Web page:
GEITHNER: He needs Democrats for that to work, and Nancy Pelosi said that she will not vote for that approach. And it will not make its way through the Senate. So that's not a viable option. Now there's nothing wrong with doing this in stages, but what we can't do is leave the threat of default hanging over the American economy. That's like a tax on all Americans. It's deeply irresponsible. And you can't put that additional burden of uncertainty and fear on average working Americans, and on American businesses going forward.

CROWLEY: Timing seems to be of great moment at this point. The speaker has said that he wants a deal before the Asian markets open, which is 9:00, 10:00, eastern time today. What will happen -- and I am told that you warned congressional leaders yesterday morning of what might happen in the Asian markets if no deal is struck by then. What would happen?

GEITHNER: Well, you know Candy, look at markets around the world over the last few weeks or so. They still show really a remarkable degree of confidence that America is going to meet its obligations, as we always have, and that we're going to find a way to being to make progress on our long-term fiscal challenges.

But that will start to erode the longer we wait.


GEITHNER: We can't tell.

CROWLEY: You come here very confidently today saying we're going to get a deal as opposed to some of the more dire warnings we have had if we don't get a deal. I guess what I would like to know sort of in our remaining couple of minutes is are you basing this on something in the process that you think we're near, we're near, we're near? Or are you basing this on trying to calm the markets?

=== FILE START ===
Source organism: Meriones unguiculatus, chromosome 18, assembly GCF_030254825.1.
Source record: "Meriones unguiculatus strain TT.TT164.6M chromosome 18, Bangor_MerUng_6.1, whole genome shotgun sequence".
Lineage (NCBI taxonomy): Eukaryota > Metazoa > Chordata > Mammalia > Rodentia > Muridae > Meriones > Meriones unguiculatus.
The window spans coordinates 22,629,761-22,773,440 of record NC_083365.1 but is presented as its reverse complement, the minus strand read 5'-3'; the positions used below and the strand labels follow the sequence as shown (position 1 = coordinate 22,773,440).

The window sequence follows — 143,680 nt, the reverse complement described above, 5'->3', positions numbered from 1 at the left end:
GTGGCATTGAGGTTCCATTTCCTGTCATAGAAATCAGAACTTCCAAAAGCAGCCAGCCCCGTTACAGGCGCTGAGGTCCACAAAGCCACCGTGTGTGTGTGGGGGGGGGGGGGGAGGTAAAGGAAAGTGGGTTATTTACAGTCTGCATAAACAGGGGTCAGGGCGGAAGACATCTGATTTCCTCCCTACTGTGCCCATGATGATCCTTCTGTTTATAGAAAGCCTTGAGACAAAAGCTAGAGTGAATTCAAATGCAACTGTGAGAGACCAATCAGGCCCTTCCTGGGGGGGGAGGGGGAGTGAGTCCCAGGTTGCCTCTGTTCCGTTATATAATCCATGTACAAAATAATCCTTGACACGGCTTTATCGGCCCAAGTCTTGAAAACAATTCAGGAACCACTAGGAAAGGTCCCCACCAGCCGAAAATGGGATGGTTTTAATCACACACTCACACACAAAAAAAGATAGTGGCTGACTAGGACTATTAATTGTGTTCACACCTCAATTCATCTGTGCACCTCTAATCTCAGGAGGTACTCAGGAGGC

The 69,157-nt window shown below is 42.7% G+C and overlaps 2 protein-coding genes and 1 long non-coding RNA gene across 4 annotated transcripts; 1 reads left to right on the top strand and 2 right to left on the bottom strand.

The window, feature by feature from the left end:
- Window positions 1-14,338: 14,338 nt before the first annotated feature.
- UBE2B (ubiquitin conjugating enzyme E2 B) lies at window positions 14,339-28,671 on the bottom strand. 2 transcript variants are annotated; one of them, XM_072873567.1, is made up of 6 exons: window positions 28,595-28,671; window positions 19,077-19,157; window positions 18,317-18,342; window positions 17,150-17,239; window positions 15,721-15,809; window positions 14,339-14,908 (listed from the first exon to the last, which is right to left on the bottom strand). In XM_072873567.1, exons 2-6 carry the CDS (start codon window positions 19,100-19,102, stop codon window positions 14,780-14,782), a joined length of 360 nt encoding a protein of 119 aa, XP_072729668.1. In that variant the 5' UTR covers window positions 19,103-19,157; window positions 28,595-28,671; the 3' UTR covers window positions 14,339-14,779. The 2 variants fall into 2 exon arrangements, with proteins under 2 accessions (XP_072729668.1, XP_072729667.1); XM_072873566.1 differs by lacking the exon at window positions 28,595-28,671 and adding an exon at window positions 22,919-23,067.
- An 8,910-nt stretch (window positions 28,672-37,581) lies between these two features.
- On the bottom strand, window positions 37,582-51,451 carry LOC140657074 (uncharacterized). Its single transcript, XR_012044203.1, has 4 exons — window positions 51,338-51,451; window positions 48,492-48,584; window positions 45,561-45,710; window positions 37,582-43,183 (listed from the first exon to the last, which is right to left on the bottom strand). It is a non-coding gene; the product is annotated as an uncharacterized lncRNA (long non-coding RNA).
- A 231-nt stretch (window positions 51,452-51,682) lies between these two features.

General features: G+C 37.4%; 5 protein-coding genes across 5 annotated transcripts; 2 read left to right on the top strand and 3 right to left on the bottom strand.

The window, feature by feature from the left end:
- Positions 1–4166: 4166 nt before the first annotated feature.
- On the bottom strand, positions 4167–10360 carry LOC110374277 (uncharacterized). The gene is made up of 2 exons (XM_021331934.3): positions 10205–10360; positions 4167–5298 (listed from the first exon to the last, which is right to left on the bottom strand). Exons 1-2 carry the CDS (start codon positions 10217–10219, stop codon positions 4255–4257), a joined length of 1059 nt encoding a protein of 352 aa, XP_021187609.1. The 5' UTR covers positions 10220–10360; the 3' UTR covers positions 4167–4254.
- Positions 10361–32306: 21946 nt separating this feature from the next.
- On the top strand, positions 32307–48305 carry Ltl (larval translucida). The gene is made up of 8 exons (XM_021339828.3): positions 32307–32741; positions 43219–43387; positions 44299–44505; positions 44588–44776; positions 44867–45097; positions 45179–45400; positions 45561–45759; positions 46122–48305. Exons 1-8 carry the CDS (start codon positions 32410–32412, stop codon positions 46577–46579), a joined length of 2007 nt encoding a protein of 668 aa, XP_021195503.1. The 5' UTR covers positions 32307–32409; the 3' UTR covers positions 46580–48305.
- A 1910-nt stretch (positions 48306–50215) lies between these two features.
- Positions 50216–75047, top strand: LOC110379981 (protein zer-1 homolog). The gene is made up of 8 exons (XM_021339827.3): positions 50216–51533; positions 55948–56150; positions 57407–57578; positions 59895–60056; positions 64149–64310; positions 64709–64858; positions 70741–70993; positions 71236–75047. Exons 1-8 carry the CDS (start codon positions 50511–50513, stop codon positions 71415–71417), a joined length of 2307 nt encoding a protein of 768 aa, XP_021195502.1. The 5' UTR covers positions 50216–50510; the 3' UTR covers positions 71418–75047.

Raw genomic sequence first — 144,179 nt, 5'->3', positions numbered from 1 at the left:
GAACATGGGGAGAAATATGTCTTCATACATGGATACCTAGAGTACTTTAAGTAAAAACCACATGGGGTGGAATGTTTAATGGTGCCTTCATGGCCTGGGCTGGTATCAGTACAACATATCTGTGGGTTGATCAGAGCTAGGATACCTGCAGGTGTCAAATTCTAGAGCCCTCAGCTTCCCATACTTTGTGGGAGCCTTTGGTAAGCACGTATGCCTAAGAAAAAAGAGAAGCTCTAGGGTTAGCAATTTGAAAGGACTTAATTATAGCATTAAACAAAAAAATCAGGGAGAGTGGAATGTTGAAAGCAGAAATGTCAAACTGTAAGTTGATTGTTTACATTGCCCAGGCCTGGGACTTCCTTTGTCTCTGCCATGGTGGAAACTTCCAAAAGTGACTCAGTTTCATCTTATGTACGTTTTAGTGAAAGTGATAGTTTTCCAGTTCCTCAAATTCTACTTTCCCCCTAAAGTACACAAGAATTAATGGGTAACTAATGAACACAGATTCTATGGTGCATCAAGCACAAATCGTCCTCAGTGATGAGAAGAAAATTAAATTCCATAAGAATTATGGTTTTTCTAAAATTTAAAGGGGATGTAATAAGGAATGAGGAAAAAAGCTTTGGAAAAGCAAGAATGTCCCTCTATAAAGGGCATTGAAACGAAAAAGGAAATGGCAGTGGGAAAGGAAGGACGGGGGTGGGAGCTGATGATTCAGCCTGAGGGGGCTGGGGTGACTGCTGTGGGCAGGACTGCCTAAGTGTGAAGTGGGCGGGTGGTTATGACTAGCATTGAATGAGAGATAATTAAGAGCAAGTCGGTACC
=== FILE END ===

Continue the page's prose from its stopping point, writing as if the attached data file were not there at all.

GEITHNER: It's unthinkable that this country will not meet its obligations on time. It's just unthinkable we'd ever do that.

CROWLEY: It's not going to happen?

GEITHNER: It's not going to happen. And you've the Republican leadership say that, not just the president and Democratic leadership. They all recognize it's very important to do. So that's why I am confident.

But also again, if you sit in the room with them as we have done, and you listened to them talk about how to solve this, you hear people starting to come together. They are much more realistic about what is possible. They recognize we have to get this done.

CROWLEY: And that's based on more than hope that you are going to get it done?

GEITHNER: Oh, absolutely. Yes.

CROWLEY: Let me ask you a couple questions on the economy. The first is that there have been a number of private forecasters who have lowered their growth rate estimates for the second quarter.

CROWLEY: Will the second quarter be lower than the first?

GEITHNER: It's possible. You know, it gets hard to tell. And the second quarter is behind us. What really matters now is what happens the rest of the year and next year.

CROWLEY: But the second quarter, you think, will -- might be lower than 1.9 percent growth?

GEITHNER: Yes, the growth slowed a lot in the first half of the year. It's probably for the first half going to be at 2 percent or slightly maybe even slightly lower.